What do you need to be, to be really funny? Stand-up comedienne Carmen Lynch knows what it takes. As she wanders from make-up mirror to performance stage, via Portland’s woozy streets and an all-night grocery store, we’re given an intimate insight into a talented individual. The city’s saturated lights and dying, showbiz neon become Carmen’s passing backdrop. She confronts herself - her looks, her dreams, the weird rituals of mating in the modern world - by confronting her audiences. Sometimes they laugh with her. Sometimes they don’t laugh at all.
Carmen has a loose, voyeuristic, improvisational mood that reflects Sevigny’s interest, “in making a short-film about process, being a woman, celebrity and ego.
It’s about the love of the craft, the love of the art, the repetition of it.” The script developed by Carmen Lynch first writing her own stand-up material and then Sevigny building intuitively around that. “The film captures a lot of who I am,” says Lynch. “When you’re on the road, being alone doesn’t even feel like being alone anymore. A lot of us comedians are introverts, observing and listening.”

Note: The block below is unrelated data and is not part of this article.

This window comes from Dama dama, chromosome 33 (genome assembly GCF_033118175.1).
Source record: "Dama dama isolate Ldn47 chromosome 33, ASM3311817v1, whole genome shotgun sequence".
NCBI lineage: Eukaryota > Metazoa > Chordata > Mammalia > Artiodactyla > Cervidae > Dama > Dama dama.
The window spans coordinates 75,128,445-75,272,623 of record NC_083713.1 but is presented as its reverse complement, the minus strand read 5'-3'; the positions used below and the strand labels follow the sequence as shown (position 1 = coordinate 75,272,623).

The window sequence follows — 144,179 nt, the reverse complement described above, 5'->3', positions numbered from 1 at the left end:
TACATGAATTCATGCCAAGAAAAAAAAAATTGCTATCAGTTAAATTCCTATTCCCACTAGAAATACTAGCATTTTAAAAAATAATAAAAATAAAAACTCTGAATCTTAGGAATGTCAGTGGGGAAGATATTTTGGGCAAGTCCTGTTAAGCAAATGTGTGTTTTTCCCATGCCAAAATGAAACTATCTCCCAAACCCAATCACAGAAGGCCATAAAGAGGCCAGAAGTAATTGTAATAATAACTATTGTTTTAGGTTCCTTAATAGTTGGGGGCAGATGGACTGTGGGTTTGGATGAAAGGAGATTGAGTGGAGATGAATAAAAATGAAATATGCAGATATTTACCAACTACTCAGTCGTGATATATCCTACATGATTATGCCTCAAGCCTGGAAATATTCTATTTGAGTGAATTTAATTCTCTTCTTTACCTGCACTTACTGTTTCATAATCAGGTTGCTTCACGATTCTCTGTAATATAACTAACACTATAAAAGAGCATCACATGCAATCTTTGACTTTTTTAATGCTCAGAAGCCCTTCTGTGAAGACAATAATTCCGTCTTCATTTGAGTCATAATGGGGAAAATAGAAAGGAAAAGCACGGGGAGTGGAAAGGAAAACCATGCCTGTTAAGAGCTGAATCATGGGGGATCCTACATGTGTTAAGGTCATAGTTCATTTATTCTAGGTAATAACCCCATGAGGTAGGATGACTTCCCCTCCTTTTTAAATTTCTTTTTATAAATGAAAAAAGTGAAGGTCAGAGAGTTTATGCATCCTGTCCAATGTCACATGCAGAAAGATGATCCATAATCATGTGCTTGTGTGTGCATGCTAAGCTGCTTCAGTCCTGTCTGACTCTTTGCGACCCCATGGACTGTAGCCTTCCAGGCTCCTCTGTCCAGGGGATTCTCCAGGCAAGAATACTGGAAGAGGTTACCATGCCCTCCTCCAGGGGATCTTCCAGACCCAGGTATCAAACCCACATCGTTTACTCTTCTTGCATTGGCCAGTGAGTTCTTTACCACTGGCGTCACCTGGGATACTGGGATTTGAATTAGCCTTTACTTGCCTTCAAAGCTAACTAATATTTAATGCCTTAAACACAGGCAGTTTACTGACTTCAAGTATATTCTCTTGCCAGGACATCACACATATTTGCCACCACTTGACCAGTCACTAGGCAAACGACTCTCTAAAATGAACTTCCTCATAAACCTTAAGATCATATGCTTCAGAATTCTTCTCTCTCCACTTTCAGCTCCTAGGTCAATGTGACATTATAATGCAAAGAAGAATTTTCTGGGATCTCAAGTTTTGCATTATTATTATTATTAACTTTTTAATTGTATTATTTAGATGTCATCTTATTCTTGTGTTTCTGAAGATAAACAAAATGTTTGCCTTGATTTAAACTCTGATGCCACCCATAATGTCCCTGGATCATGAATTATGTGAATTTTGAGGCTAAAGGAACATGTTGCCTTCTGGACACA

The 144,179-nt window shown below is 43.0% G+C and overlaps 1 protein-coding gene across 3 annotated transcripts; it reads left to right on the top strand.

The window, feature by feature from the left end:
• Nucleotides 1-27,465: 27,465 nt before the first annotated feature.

Carmen, by Chloë Sevigny, is the 13th commission from Miu Miu Women’s Tales, the short-film series by women who critically celebrate femininity in the 21st century.
Photos by Brigitte Lacombe